Originally written on The Rangers Tribune  |  Last updated 10/29/14

The day has finally come. The 2012 Staley Cup Playoffs have arrived for the number one seeded New York Rangers, and it is now time for them to prove to the rest of the League that they are contenders and not just pretenders. Teams simply aren’t defined by their performance during the regular season in the National Hockey League. It’s about what you do in the postseason that instills a lasting impression, and just how close you get to capturing the most sacred trophy in all of sports. The 2011-12 New York Rangers have a legitimate shot at repeating something that hasn’t been done since the year 1994, and their magical journey begins tonight, in Game 1 of their Eastern Conference Quarterfinal series against the Ottawa Senators. 

Typically, in years past, the Blueshirts would be preparing to open the playoffs on the road, entering an away arena as the underdog not only that night, but for the entire series. This year, however, the tables have turned, as they come in as the favorites with home ice advantage on their side. This is not an opportunity that presents itself often; just look at the solid season the Philadelphia Flyers had this year, yet they still found themselves in the bottom four in the East – it’s not easy. But the Rangers are fortunate enough to ignite their playoff run tonight in front of a roaring home crowd at Madison Square Garden, and this is something they cannot let go to waste. 

This series has been picked apart by many, including right here on this blog, over the past week. Everyone now knows that the Senators were 3-1-0 against the Rangers during the regular season, but still struggled as a team to barely squeak into the playoffs in the final month. Everyone knows that Henrik Lundqvist and the Rangers had a stellar year and are the heavy favorites to win this series against the Sens. But tonight that is all thrown out the window as a clean slate is laid out. The past is exactly that – the past – come playoff time, and everything starts clean for every team that’s lucky enough to have made it to this point.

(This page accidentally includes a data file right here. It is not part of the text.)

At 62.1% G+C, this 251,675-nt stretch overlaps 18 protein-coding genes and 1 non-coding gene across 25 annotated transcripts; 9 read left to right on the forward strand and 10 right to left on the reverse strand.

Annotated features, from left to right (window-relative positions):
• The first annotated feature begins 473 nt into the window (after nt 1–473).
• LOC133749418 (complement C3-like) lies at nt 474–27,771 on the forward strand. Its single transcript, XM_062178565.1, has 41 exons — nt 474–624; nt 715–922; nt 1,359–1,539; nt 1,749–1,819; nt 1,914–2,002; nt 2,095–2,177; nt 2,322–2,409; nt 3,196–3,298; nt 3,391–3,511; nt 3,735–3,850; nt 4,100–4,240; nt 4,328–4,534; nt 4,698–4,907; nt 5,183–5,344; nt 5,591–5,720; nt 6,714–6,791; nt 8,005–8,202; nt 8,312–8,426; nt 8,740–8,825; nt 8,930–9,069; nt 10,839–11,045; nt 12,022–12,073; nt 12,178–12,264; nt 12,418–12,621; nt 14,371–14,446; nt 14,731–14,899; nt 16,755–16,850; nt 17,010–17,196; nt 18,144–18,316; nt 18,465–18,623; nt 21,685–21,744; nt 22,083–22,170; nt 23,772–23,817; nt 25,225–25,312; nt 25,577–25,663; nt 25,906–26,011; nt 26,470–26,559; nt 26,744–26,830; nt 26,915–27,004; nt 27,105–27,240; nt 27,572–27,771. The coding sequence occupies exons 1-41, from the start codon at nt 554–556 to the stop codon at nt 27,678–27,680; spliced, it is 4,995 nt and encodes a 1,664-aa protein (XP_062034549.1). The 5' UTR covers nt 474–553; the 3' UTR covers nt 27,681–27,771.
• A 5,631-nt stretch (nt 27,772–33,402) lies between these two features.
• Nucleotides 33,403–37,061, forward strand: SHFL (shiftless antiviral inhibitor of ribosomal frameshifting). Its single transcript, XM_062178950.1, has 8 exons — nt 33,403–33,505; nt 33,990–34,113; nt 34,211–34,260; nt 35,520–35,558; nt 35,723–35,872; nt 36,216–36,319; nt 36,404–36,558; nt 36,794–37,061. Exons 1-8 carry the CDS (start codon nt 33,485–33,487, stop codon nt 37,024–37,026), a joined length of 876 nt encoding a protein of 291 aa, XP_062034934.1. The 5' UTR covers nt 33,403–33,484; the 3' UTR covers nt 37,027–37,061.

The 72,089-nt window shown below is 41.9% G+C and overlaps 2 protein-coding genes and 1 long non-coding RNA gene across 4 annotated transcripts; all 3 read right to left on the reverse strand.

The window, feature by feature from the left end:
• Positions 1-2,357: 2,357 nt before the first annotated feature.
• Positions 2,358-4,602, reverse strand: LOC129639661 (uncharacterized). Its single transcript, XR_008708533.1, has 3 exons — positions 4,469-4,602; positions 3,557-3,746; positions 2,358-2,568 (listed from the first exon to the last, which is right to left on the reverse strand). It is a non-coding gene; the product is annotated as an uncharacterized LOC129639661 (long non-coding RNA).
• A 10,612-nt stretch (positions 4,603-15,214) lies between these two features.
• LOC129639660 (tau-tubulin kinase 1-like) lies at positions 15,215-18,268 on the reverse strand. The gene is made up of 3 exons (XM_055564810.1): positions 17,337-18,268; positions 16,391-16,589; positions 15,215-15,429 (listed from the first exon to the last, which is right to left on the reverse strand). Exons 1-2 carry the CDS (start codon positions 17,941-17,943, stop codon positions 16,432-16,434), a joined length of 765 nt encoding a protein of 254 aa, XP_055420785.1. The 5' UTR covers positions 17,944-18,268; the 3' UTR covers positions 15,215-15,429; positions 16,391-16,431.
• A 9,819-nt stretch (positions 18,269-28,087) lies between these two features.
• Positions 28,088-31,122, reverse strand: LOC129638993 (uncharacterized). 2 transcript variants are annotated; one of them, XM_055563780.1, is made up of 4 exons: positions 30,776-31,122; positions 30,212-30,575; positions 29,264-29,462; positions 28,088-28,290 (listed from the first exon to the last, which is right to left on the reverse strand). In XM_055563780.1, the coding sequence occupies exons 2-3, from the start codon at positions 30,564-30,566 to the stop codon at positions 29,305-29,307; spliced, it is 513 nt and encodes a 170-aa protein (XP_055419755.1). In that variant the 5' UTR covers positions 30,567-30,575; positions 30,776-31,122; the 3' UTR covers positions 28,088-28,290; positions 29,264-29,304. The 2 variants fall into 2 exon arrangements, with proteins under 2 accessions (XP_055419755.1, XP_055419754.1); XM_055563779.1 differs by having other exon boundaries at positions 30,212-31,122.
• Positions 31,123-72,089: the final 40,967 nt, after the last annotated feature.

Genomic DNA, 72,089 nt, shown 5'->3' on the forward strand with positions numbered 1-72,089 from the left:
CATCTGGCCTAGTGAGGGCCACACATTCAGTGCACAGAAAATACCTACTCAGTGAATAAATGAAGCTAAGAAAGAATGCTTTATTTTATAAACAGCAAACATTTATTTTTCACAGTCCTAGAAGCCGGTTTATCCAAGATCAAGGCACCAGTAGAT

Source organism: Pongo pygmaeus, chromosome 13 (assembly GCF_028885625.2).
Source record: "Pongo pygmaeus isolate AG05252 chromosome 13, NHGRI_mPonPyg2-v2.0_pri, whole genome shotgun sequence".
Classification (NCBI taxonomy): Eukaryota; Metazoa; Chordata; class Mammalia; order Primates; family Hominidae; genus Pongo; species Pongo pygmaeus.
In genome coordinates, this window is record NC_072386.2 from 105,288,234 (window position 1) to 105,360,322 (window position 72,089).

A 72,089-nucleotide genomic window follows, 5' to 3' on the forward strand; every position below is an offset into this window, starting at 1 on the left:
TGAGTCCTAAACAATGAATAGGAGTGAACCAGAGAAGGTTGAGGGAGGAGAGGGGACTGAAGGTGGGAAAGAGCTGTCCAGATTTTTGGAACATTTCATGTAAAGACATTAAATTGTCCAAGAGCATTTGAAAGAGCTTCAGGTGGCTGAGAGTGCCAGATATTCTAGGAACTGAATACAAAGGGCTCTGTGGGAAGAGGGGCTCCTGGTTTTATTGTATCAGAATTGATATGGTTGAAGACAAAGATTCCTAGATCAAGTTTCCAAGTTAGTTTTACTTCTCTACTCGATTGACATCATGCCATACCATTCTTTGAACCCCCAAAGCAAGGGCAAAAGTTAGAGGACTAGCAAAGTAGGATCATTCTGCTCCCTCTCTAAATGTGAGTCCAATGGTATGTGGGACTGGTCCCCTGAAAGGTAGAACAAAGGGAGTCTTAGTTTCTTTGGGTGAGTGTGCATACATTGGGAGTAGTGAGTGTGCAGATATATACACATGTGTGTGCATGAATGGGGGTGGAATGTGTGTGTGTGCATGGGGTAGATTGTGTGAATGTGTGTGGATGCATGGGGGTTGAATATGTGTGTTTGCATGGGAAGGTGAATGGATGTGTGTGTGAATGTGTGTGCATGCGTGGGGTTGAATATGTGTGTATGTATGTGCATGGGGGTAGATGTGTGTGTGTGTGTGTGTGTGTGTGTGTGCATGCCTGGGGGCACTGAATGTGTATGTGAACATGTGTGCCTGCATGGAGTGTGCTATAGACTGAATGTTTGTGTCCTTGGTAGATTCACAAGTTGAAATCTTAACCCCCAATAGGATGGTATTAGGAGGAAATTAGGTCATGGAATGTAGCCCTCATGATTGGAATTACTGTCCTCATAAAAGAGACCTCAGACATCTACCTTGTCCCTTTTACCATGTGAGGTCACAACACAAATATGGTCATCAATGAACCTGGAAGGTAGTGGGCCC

Ottawa may have the odds against them, but they bring a much more even match-up to the table than many acknowledge. They have top-notch offensive skill in Jason Spezza and Daniel Alfredsson, a potential Norris Trophy finalist in Erik Karlsson and a goaltender in Craig Anderson who is more than capable of holding his own. They are a tough team to play against because of all of this, coupled with their speed and outstanding powerplay unit. The Senators are not pushovers by any means. 

Head coach Paul MacLean has done a fantastic job with this team during the regular season considering the expectations going in. This Senators team was predicted to finish near the bottom of the Conference before opening night, but here they are, the only eastern Canada team to have made it to the playoffs. Not much fazes this club mentally, so MacLean will be ordering his squad to come out firing tonight. They will be getting in the faces of the Rangers in attempt to downplay the meaning of home ice advantage. They’re going to come and they’re going to come hard. 

This means that the Rangers must be prepared to play a hard fought physical game, and that at the very least, they must match the intensity brought to the ice by the Senators. It is key for New York to play smart hockey, limit turnovers and get on the forecheck early. As I’ve said, the Rangers are the better team below the hashmarks, and if they can get to work there early and often, they will force the Senators into costly mistakes. 

At the same time, they must remain discipline themselves. As mentioned above, Ottawa had one of the more successful powerplays in the League this season, and that did wonders for them in their push to the playoffs. The Rangers have been guilty of taking air-headed penalties at times this year, but their incredible penalty-kill bailed them out more often than not. The kill will need to come up big in the postseason as well, sure, but with playoff games coming down to momentum swings and mistakes, they don’t want to be out there a lot. 

As far as defending goes, the area of concentration against the Senators will be the neutral zone. This is where their rush first begins to take form, and defenseman Erik Karlsson is huge part of that. The Rangers would be wise to step up on the Sens and break up the play at the blue-line before it even has a chance to enter the offensive zone. The Senators can be crafty with their passing once they are in range of the opposing goal, so it’s a safe bet to not let the play even get there.

But aside from all of the technicalities, the Rangers need to feed off of their home crowd tonight. It’s known that the place will be rocking, so it shouldn’t be hard for the Blueshirts to take that energy and get off to a quick start. The first game is always super important because it makes a statement and sets the tone for the series. The Rangers will undoubtedly want to be the team to set the tone tonight.

The lineup for New York will remain the same as it was in the final game of the regular season, which means no rookie Chris Kreider. 

New York Rangers Lineup

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